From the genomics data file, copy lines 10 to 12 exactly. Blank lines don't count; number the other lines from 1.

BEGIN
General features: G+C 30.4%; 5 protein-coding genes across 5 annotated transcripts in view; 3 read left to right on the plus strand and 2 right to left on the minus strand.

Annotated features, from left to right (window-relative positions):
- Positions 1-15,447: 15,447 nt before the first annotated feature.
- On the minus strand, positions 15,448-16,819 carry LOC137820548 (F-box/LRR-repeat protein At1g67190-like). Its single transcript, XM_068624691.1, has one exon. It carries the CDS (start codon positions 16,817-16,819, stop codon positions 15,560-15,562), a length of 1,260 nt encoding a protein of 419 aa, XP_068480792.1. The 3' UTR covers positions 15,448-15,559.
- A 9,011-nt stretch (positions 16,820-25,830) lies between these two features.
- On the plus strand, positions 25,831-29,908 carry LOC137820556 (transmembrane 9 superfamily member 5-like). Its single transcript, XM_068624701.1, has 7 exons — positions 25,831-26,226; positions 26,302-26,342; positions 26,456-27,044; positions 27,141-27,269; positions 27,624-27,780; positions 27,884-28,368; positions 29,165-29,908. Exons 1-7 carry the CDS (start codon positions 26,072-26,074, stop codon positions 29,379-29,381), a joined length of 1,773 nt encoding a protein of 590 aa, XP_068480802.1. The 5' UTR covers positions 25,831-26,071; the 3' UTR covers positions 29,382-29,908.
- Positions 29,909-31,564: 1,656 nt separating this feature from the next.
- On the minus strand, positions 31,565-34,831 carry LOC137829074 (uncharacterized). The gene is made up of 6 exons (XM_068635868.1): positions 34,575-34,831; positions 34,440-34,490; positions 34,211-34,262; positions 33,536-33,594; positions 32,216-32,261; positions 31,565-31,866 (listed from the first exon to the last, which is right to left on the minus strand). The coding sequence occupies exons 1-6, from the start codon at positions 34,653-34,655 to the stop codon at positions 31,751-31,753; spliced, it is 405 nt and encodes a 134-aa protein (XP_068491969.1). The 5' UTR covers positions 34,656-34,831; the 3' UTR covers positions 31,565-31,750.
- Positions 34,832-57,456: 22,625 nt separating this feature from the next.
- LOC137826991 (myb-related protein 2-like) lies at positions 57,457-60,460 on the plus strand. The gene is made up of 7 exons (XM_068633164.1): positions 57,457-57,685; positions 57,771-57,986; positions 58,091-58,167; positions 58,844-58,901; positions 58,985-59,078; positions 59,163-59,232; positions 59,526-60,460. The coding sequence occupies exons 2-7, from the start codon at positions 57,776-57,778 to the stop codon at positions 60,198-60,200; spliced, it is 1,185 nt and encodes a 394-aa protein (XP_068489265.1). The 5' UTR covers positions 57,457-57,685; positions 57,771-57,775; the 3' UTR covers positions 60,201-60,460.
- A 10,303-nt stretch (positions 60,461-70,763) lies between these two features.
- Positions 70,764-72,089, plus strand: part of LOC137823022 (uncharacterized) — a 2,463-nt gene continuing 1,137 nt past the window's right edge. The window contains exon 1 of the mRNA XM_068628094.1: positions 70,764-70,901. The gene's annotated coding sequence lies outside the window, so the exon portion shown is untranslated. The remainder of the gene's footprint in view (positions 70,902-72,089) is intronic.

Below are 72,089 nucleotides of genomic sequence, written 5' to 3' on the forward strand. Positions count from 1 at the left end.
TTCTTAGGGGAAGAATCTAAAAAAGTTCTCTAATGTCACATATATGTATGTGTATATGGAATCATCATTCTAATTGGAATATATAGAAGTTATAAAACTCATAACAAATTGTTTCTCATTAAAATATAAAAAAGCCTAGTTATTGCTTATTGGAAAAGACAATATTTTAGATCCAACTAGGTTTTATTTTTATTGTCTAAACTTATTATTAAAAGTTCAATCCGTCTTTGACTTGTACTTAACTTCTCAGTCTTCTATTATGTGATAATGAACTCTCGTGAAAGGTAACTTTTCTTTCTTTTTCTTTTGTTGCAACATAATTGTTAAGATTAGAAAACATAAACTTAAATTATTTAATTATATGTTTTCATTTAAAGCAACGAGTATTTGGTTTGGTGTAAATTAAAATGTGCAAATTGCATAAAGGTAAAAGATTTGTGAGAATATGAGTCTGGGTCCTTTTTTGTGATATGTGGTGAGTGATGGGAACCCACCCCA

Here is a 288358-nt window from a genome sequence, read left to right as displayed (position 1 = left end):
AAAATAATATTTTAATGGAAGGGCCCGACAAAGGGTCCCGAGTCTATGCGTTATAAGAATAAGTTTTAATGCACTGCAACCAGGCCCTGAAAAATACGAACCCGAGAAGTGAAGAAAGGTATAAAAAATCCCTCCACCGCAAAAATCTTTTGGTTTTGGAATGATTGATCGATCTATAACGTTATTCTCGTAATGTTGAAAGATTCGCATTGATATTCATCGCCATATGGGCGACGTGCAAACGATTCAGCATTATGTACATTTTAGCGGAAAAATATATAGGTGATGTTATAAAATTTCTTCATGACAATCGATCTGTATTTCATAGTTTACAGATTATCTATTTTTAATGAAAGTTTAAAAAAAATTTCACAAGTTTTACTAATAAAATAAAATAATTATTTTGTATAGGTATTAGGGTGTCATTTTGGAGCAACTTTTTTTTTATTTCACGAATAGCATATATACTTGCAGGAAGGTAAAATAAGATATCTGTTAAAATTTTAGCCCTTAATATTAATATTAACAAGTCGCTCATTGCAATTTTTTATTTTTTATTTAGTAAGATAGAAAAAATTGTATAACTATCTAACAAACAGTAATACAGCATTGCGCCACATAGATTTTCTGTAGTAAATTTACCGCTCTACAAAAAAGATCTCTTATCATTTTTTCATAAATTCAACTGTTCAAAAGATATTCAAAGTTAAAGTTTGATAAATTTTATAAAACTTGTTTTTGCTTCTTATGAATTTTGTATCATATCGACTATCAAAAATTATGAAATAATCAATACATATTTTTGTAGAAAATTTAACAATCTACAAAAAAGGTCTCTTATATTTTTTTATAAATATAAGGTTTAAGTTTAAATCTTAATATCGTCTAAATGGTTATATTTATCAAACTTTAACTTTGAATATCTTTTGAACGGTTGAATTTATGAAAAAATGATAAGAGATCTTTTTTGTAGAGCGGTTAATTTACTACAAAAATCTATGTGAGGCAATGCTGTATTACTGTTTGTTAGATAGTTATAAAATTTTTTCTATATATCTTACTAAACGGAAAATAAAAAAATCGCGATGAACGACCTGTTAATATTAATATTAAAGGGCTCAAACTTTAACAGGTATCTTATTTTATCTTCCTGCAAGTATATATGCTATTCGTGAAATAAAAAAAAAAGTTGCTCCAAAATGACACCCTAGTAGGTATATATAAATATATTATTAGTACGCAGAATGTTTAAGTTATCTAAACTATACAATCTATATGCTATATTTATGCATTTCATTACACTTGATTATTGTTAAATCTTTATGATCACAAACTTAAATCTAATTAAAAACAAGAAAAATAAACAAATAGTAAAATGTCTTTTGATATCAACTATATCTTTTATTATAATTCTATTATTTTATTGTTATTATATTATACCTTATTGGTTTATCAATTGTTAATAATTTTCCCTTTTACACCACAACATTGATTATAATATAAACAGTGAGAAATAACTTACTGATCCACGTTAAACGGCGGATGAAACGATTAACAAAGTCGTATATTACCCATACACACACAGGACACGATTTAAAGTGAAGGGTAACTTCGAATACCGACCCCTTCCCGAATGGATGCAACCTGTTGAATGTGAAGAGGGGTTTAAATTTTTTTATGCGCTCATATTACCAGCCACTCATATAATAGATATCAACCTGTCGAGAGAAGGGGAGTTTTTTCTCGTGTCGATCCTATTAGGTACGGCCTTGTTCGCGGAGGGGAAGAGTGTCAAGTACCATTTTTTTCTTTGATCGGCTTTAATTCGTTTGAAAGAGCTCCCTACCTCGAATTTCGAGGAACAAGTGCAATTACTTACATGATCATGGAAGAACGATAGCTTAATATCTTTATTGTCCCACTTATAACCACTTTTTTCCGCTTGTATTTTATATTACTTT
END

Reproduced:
- LOC137826991 (myb-related protein 2-like) lies at positions 57,457-60,460 on the plus strand. The gene is made up of 7 exons (XM_068633164.1): positions 57,457-57,685; positions 57,771-57,986; positions 58,091-58,167; positions 58,844-58,901; positions 58,985-59,078; positions 59,163-59,232; positions 59,526-60,460. The coding sequence occupies exons 2-7, from the start codon at positions 57,776-57,778 to the stop codon at positions 60,198-60,200; spliced, it is 1,185 nt and encodes a 394-aa protein (XP_068489265.1). The 5' UTR covers positions 57,457-57,685; positions 57,771-57,775; the 3' UTR covers positions 60,201-60,460.
- A 10,303-nt stretch (positions 60,461-70,763) lies between these two features.
- Positions 70,764-72,089, plus strand: part of LOC137823022 (uncharacterized) — a 2,463-nt gene continuing 1,137 nt past the window's right edge. The window contains exon 1 of the mRNA XM_068628094.1: positions 70,764-70,901. The gene's annotated coding sequence lies outside the window, so the exon portion shown is untranslated. The remainder of the gene's footprint in view (positions 70,902-72,089) is intronic.